Hydroponic and greenhouse cultivation


Tomatoes are often grown in greenhouses in cooler climates, and there are cultivars such as the British 'Moneymaker' and a number of cultivars grown in Siberia that are specifically bred for indoor growing. In more temperate climates, it is not uncommon to start seeds in greenhouses during the late winter for future transplant. Greenhouse tomato production in large-acreage commercial greenhouses and owner-operator stand-alone or multiple-bay greenhouses is on the increase, providing fruit during those times of the year when field-grown fruit is not readily available. Smaller sized fruit (cherry and grape), or cluster tomatoes (fruit-on-the-vine) are the fruit of choice for the large commercial greenhouse operators while the beefsteak varieties are the choice of owner-operator growers.[30] Hydroponic tomatoes are also available, and the technique is often used in hostile growing environments, as well as high-density plantings.

Picking and ripening

A cluster of tomatoes To facilitate transportation and storage, tomatoes are often picked unripe (green) and ripened in storage with ethylene.[31] Unripe tomatoes are firm. As they ripen they soften until reaching the ripe state where they are red or orange in color and slightly soft to the touch.[citation needed] Ethylene is a hydrocarbon gas produced by many fruits that acts as the molecular cue to begin the ripening process. Tomatoes ripened in this way tend to keep longer, but have poorer flavor and a mealier, starchier texture than tomatoes ripened on the plant. [citation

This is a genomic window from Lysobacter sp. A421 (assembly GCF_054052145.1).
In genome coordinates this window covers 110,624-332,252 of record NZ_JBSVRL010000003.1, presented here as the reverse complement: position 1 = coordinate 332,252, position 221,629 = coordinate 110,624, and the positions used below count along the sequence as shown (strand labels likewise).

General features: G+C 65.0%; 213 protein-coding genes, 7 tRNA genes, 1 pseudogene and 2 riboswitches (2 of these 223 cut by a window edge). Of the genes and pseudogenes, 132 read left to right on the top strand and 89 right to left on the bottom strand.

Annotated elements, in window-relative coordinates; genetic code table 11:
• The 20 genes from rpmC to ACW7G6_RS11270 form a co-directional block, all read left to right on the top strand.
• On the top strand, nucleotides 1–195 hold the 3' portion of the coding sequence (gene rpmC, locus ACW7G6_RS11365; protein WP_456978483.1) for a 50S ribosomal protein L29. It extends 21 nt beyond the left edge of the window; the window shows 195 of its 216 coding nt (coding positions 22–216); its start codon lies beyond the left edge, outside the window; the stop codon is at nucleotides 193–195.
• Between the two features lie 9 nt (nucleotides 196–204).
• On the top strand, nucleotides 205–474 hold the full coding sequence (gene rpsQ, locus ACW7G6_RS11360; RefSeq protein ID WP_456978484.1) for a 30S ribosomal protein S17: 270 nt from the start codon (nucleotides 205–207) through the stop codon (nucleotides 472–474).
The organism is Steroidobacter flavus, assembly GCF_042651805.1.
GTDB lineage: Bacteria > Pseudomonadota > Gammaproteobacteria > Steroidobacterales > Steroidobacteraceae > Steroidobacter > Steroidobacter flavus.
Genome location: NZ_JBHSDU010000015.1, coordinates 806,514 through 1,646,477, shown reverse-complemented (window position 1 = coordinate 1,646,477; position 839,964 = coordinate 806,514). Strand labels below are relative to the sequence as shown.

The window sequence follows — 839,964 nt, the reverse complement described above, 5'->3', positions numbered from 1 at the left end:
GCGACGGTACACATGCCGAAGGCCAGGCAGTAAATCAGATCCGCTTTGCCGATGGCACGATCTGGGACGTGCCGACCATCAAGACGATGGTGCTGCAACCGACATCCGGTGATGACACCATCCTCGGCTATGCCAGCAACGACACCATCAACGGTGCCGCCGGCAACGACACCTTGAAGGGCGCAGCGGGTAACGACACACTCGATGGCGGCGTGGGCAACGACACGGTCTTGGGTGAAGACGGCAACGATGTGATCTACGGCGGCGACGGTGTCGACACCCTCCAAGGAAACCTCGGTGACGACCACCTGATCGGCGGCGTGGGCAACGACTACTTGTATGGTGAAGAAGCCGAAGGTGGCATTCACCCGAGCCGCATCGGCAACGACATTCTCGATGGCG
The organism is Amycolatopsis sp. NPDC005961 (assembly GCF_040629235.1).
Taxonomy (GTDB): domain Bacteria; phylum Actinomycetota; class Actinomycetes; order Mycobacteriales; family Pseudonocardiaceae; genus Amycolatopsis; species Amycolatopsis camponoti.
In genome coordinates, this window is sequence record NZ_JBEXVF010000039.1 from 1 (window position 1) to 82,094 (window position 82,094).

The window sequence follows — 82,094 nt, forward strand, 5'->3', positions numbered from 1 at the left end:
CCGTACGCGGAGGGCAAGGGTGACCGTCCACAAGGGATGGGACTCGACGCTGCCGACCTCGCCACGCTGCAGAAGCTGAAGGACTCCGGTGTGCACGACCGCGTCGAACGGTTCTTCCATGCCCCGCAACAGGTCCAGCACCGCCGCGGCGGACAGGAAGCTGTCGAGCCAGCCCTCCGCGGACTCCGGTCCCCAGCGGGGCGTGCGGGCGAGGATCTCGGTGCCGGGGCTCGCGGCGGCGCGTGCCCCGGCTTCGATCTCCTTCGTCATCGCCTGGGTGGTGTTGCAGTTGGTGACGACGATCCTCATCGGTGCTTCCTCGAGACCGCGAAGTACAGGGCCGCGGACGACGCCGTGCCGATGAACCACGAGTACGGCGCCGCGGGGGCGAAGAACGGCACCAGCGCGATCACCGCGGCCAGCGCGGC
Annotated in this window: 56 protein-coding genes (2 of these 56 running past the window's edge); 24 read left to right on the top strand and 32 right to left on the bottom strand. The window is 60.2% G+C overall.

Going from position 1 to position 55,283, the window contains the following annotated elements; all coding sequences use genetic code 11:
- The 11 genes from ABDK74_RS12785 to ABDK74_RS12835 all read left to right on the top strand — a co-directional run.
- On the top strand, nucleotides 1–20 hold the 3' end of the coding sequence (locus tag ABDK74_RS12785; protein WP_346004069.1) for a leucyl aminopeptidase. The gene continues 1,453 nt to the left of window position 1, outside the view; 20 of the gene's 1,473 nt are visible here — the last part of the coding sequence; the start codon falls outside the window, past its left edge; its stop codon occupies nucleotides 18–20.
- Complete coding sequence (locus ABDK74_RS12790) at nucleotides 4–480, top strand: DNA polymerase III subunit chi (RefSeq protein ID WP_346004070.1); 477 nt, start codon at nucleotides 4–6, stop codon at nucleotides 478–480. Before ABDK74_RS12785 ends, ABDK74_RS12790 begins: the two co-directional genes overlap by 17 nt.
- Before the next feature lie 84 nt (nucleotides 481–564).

needed]

They may be recognized by their color, which is more pink or orange than the other ripe tomatoes' deep

red, depending on variety.[citation needed] A machine-harvestable variety of tomato (the "square tomato") was developed in the 1950s by University of California, Davis's Gordie C. Hanna, which, in combination with the development of a suitable harvester, revolutionized the tomato-growing industry. This type of tomato is grown commercially near processing plants which produce canned tomatoes, tomato sauce, and tomato paste. They are harvested when ripe and are flavorful when picked. They are harvested 24/7 during a season of 12 to 14 weeks and are immediately transported to packing plants which operate on the same basis. California is a center of this sort of commercial tomato production and produces about 1/3 of the processed tomatoes produced in the world. [32] In 1994, Calgene introduced a genetically modified tomato called the FlavrSavr, which could be vine ripened without compromising shelf life. However, the product was not commercially successful, and was sold only until 1997.[33] Slow-ripening cultivars of tomato have been developed by crossing a non-ripening cultivar with ordinary cultivars. Cultivars were selected whose fruits have a long shelf life and at least reasonable flavor. At home, fully ripe tomatoes can be stored in the refrigerator, but are best kept at room temperature. Tomatoes stored cold remain edible, but tend to lose their flavor permanently.[34] Tomatoes stored stem down may also keep from rotting too quickly.[35]

Genetic modification
Main article: Genetically modified tomato

Tomatoes that have been modified using genetic engineering have been developed, and although none are commercially available now, they have been in the past. The first commercially available genetically modified food was a variety of tomato named (the Flavr Savr), which was engineered to have a longer shelf life.[36] Scientists are continuing to develop tomatoes with new traits not found in natural crops, such as increased resistance to pests or environmental stresses. Other projects aim to enrich tomatoes with substances that may offer health benefits or provide better nutrition.